The National Urban Transport Policy 2014, recommends the formation of a Unified Metropolitan Transport Authority (UMTA). The first steps for the same were undertaken by DULT (Directorate of Urban and Land Transport), which is part of the Transport Ministry of Karnataka way back in 2007.
A right step was taken last year in terms of drafting the Bengaluru Metropolitan Land Transport Authority bill but there has been little action on the ground.
However, there has been no formal public consultation on this bill, though it is something that impacts the public at large. The main purpose of the bill is to bring about coordination between the stakeholders such as BBMP, BDA, BMRDA, BDA, BMTC and BMRCL. Curiously, the draft version of the bill does not mention KRIDE or Bengaluru Suburban Rail Company. This to my mind is a lacuna that needs to be addressed. A UMTA cannot work without the inclusion of the Suburban Railway.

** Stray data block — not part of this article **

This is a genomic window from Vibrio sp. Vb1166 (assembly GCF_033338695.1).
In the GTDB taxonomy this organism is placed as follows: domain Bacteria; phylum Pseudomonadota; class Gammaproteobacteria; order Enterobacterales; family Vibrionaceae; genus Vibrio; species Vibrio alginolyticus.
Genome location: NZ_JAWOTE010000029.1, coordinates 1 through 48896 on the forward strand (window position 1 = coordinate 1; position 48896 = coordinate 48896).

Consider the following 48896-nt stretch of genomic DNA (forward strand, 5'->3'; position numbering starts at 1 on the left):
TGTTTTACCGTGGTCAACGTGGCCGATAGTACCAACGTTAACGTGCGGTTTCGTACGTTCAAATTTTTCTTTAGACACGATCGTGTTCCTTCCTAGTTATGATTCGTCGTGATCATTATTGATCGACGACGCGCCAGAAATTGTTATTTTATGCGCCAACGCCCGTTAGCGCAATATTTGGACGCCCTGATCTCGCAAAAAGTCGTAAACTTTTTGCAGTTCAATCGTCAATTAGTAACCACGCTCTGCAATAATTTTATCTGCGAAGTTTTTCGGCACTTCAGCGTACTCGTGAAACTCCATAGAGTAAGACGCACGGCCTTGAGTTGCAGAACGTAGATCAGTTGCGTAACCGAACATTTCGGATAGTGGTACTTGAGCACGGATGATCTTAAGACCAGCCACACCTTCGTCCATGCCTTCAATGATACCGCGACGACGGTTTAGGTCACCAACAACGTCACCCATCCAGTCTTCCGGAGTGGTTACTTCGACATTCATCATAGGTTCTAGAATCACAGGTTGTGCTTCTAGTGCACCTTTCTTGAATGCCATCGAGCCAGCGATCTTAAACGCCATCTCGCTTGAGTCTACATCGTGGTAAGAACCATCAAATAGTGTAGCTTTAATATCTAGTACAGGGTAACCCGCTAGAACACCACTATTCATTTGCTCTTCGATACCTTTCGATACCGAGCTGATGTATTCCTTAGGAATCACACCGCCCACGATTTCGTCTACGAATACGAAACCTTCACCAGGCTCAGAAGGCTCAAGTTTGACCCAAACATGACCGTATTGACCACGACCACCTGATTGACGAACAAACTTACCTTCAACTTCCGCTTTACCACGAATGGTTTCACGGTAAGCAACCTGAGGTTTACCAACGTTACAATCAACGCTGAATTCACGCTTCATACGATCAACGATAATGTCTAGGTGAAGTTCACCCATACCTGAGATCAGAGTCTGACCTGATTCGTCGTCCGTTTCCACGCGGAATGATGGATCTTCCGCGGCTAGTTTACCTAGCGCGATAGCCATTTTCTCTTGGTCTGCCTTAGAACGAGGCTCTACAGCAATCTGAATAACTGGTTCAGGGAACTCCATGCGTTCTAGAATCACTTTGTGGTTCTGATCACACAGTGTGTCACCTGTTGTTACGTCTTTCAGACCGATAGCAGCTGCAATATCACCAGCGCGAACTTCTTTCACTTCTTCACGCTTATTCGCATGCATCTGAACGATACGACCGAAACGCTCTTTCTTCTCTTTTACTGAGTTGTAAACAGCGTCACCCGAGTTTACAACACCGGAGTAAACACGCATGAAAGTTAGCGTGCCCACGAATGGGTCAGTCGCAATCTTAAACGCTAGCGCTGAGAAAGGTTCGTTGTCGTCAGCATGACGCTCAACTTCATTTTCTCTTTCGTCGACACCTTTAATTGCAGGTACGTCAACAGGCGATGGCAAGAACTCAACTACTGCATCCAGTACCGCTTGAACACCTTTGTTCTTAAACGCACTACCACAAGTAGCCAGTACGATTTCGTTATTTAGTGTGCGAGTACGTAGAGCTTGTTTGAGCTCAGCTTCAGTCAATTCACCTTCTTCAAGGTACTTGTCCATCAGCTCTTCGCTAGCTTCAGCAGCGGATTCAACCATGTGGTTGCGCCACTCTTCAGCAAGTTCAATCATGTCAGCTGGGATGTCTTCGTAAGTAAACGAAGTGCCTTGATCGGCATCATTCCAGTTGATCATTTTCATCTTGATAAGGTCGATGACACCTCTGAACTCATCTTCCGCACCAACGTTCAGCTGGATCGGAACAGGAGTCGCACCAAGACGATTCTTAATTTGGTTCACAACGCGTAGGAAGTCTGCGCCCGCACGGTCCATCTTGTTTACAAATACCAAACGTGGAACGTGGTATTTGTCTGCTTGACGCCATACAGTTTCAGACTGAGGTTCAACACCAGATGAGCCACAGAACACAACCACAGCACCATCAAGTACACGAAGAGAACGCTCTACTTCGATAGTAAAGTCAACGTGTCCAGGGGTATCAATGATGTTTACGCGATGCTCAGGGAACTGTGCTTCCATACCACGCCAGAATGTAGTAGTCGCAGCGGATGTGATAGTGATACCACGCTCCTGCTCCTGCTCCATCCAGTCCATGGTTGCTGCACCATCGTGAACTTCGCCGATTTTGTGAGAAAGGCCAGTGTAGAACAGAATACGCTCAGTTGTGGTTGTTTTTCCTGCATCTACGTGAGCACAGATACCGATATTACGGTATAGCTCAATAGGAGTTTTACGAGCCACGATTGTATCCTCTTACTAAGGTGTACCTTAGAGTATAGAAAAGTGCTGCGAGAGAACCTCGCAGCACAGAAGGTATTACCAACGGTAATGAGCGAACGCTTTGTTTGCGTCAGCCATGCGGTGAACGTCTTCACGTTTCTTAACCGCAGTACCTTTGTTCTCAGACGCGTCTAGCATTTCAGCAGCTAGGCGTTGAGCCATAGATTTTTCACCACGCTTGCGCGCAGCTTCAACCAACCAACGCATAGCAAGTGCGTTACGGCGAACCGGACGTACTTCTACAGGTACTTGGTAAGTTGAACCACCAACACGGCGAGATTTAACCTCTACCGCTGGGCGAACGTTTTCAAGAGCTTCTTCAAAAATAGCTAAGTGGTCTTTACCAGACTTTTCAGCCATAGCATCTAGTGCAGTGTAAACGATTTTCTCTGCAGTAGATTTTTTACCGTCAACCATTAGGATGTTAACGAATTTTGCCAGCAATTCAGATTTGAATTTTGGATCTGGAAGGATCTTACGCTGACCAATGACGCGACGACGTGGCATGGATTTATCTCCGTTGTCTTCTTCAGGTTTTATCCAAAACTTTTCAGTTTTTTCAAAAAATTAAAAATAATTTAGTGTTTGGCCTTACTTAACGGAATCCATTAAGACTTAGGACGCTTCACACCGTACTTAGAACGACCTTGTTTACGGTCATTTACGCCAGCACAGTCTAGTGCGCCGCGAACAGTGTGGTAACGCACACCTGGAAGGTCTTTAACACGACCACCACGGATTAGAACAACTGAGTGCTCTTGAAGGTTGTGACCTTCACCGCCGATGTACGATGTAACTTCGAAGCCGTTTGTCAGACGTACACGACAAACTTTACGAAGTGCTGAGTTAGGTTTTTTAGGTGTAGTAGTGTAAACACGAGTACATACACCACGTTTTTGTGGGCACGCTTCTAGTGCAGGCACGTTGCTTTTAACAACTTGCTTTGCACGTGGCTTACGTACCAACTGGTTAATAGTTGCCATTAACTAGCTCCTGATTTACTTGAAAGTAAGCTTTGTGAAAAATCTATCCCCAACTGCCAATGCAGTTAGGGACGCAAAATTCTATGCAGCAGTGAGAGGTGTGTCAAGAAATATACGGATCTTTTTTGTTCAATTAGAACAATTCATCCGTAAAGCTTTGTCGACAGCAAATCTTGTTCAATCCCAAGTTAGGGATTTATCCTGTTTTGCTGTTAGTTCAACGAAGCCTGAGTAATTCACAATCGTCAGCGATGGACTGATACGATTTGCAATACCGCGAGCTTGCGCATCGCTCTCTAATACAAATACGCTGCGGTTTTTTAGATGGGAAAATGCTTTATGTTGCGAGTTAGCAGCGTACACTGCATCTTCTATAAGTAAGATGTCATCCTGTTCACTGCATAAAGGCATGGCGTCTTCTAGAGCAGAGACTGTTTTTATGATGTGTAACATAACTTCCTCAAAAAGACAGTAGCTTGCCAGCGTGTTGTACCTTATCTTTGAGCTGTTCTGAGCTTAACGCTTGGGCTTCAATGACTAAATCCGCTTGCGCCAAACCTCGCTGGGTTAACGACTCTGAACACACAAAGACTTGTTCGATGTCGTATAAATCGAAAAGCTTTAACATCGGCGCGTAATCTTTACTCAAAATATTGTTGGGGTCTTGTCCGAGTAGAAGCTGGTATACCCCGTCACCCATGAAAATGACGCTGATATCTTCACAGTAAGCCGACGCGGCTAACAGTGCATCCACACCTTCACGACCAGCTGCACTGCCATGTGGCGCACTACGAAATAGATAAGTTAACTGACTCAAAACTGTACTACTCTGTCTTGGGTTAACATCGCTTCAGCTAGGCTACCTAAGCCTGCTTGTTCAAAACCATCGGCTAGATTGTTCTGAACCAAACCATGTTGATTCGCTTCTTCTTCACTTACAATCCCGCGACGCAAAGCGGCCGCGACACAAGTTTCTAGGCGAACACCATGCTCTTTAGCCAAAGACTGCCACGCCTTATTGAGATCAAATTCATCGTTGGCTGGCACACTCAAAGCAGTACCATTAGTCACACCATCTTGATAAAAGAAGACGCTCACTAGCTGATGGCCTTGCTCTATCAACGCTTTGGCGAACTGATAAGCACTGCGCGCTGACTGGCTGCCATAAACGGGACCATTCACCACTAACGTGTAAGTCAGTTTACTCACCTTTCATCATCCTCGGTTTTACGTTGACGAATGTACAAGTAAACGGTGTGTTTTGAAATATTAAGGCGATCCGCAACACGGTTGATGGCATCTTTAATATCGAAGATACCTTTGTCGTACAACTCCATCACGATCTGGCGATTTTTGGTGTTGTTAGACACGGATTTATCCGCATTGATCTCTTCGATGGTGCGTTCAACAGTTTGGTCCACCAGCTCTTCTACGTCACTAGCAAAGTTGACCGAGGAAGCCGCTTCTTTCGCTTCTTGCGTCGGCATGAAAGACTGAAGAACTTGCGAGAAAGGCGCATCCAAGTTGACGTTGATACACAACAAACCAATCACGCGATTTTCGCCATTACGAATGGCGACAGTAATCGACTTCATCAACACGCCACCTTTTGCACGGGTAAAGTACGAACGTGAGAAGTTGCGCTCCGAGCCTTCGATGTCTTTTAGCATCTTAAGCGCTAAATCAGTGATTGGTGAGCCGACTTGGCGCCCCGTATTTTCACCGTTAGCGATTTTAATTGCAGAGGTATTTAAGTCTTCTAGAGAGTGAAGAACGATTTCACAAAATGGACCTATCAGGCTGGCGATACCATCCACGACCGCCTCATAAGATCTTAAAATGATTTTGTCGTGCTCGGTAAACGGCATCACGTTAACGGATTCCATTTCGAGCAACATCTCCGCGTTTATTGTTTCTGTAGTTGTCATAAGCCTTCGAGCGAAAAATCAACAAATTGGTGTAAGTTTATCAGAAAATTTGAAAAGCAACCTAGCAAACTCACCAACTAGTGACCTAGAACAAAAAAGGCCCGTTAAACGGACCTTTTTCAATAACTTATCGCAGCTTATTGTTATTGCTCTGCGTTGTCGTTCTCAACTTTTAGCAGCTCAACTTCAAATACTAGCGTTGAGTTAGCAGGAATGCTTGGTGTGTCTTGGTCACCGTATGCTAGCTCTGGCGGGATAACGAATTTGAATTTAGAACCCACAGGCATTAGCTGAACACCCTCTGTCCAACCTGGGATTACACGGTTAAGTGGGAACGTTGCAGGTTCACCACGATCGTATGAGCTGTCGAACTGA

The BMLTA bill is also unclear on how it would aim to increase the share of public transport. In short, the intent to create a sustainable development model or address the larger goal of mitigating climate change locally. The bill is also reticent on issues such as Non-Motorised Transport, Multi-Modal Transport and parking.
**Errata: The Purple Line of the Metro had been erroneously referred to as the Pink Line in the first published version of the article. We regret the error and have made corrections in all the references to it.